Tennessee doctor faces up to 20 years in prison after pleading guilty to opioid charge

Gavel and flag in courtroom
A Tennessee doctor arrested as part of a five-state undercover investigation pleaded guilty to an opioid charge. (Getty/AlexStar)

A Tennessee doctor faces up to 20 years in prison and up to a $1 million fine after he pleaded guilty to a single count of unlawful distribution of drugs, including opioids.

Darrel R. Rinehart, M.D., 64, of Indianapolis, Indiana, formerly of Columbia, Tennessee, pleaded guilty to unlawful distribution of controlled substances, according to the U.S. Attorney’s Office for the Middle District of Tennessee.

RELATED: Doctors in 5 states charged with illegally prescribing opioids, some in exchange for cash, sex

Five patients of the doctor died of fatal drug overdoses in 10 months, according to the Associated Press.

Rinehart admitted that in January 2016 he distributed hydrocodone to a patient who did not have any significant underlying health issues to justify such a prescription, the U.S. Attorney’s Office said. He also admitted to distributing Schedule II controlled substances, primarily opioids, to four different patients without a legitimate medical purpose and outside the course of professional practice on 18 other occasions between December 2014 and December 2015, according to the announcement.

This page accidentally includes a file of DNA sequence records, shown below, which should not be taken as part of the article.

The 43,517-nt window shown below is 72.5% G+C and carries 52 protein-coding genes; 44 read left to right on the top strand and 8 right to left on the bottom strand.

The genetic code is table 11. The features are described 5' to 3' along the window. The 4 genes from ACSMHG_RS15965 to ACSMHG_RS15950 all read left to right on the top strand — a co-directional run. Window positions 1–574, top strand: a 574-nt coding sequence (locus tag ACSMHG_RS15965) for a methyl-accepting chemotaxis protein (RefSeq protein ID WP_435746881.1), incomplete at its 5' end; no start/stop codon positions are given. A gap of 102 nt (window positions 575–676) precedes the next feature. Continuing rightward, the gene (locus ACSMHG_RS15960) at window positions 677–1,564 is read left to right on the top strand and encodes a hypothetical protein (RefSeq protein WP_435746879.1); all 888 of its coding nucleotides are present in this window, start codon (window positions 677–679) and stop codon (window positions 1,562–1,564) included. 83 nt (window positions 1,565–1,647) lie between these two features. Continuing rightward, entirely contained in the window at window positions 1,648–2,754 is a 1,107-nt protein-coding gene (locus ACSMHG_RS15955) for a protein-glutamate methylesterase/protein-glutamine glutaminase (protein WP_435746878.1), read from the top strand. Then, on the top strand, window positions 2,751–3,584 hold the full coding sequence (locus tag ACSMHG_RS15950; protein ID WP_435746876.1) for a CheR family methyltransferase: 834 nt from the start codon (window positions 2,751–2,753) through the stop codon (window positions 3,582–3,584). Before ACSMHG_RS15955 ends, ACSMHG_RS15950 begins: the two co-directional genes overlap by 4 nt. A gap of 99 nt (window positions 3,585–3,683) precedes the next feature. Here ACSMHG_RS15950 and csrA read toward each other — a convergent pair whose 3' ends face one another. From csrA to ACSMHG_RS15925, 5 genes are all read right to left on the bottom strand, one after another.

Rinehart’s sentencing is scheduled for July 30.

He was one of 53 medical professionals in five states charged in April with illegally prescribing opioids and other narcotics, some in exchange for cash and sex. The charges were brought in a sweeping investigation by the federal Appalachian Regional Prescription Opioid Strike Force, launched last year by President Donald Trump’s administration.

In what was described as the largest ever prescription opioid law enforcement operation, charges were brought against 31 doctors, seven pharmacists, eight nurse practitioners and seven other licensed medical professionals for their alleged participation in the illegal prescribing and distribution of opioids and other drugs.

Since its formation in October 2018, the Appalachian strike force, which operates in 10 districts, has charged more than 70 defendants who are collectively responsible for distributing more than 40 million pills, according to the U.S. Attorney’s Office.

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